― Rudyard Kipling
I think too much.
Maybe it’s because it’s so quiet around the house now. Since I work from home, I’m here almost 24/7 and I can go days without saying more than three words. But my brain is in overdrive.
I’ve been thinking about the difference between acknowledgement and acceptance.
You see, I acknowledge my husband’s death. Hard not to with a big empty hole in my life.
I acknowledge that I will never see him again, hold his hand, snuggle next to him all curled up with his arm around me. I acknowledge that I will never again feel that feeling of completeness when he is near. I acknowledge that I will never feel safe and secure, knowing that together we could handle anything. I acknowledge that I no longer have a partner, someone to talk things over, commiserate over a bad day or event with, share a happy thought with. I acknowledge that I will never again have someone understand me absolutely as he did.
But I can’t accept it.
Because I don’t want to.
I know that psychiatrists, counsellors, psychics, mediums and social workers throughout the world would tsk, tsk me and tell me that it is not healthy to continue to deny the facts. But in the words of Adam Savage from Mythbusters:
“I reject your reality and substitute my own.”
What is it about accepting his death that scares the hell out of me? I’m sure Freud and Company have a plethora of theories and hypotheses that would explain it. But since I barely passed Psych 101, my reasoning is probably a lot simpler.
If I accept it, then he is gone.
As long as I don’t accept, I have some tangent hold of him. An imaginary tether still keeping him bound to me. As long as I don’t accept it, death can’t claim him. As long as I don’t accept it, he is still mine.
Now most people would look at those two words and see that they are very similar. And maybe I am splitting hairs, but recognition of a fact is not the same as believing that the fact exists.
In my warped view of this whole widowhood, I believe that by accepting my husband’s death, I am diminishing him. I am categorizing him into the same pidgeon hole as my mother, my grandparents, my brother. All departed and missed, but still pushed to the back of my mind as I deal with everyday life.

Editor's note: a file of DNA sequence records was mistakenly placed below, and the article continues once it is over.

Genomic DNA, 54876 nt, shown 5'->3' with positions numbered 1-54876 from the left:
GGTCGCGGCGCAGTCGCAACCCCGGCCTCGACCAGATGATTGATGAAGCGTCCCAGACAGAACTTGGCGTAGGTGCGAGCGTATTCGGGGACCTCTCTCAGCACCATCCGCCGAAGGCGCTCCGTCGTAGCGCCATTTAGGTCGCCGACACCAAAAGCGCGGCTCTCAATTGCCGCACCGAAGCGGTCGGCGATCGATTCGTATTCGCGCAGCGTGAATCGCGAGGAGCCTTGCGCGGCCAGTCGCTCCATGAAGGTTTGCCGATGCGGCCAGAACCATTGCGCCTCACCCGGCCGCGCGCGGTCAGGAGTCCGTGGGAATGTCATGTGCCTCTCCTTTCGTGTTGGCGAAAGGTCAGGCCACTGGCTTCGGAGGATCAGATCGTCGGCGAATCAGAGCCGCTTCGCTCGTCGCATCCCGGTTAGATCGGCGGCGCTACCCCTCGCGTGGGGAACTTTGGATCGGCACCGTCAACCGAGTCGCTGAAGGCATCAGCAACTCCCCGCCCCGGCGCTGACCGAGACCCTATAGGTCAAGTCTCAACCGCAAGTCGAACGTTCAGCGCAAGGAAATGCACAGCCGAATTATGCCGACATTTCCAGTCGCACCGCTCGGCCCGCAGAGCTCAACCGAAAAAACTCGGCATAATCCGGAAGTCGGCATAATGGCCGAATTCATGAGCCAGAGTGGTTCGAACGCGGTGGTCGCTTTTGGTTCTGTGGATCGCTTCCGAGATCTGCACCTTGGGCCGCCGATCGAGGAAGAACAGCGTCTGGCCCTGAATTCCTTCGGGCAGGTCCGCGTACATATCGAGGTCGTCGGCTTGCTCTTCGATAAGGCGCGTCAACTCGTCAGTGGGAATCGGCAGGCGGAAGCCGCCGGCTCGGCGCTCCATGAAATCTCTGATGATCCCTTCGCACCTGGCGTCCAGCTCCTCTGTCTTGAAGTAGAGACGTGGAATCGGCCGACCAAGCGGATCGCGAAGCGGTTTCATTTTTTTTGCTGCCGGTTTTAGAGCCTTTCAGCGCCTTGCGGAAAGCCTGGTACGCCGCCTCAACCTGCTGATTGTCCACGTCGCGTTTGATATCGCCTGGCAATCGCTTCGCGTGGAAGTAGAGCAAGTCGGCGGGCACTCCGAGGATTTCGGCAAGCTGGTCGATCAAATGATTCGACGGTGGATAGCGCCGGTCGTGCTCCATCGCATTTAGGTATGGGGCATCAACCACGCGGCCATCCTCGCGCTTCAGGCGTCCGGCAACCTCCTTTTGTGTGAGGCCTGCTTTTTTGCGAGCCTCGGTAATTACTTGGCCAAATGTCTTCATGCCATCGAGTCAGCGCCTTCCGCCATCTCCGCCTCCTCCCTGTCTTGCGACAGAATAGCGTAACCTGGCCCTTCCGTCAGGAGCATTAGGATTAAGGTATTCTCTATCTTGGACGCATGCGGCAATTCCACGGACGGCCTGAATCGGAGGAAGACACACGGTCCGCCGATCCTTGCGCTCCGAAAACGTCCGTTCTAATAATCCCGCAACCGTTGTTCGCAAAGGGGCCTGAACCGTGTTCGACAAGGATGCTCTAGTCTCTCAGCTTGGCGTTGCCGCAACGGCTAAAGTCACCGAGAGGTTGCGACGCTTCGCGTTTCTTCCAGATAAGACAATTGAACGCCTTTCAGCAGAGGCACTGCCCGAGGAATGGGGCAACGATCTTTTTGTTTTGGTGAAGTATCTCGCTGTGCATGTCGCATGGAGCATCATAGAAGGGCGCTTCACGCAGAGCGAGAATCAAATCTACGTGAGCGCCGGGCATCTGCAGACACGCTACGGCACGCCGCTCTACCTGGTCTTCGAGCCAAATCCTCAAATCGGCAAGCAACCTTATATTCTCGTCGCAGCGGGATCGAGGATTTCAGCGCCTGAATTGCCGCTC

I don’t want my husband to be an afterthought. I want him fresh, right in front of me, daily. I want him to be the first thought in the morning and the last thought at night. I want to hold on to him with both hands and never let him go.
Because as long as I don’t accept it, then somewhere in my little reality, he is still alive in a nebulous form.
As Elisabeth Kubler-Ross said, “Denial helps us to pace our feelings of grief. There is a grace in denial. It is nature's way of letting in only as much as we can handle.”
I remember reading a book called “The Hiding Place”. It is about a family who sheltered Jews during WWII in Holland and were sent to a Nazi death camp because of it. In the book, the author, Corrie Ten Boom, remembers talking about life and death with her father as a young girl.
She told her father that she couldn’t understand why bad things happen. At the time, they were travelling home from a shopping spree for her father who was a watch maker. He had a heavy suitcase and he put it down and told his daughter to pick it up and carry it. She tried and after a few minutes of struggling she told him that it was too heavy.
He then told her that is an example of why she didn’t understand. That God gives understanding only to those that can lift and carry the burden.
That analogy has always stuck in my mind. And that’s why I can’t accept his death. Why I can’t understand it.
I’m not strong enough yet to lift and carry that burden.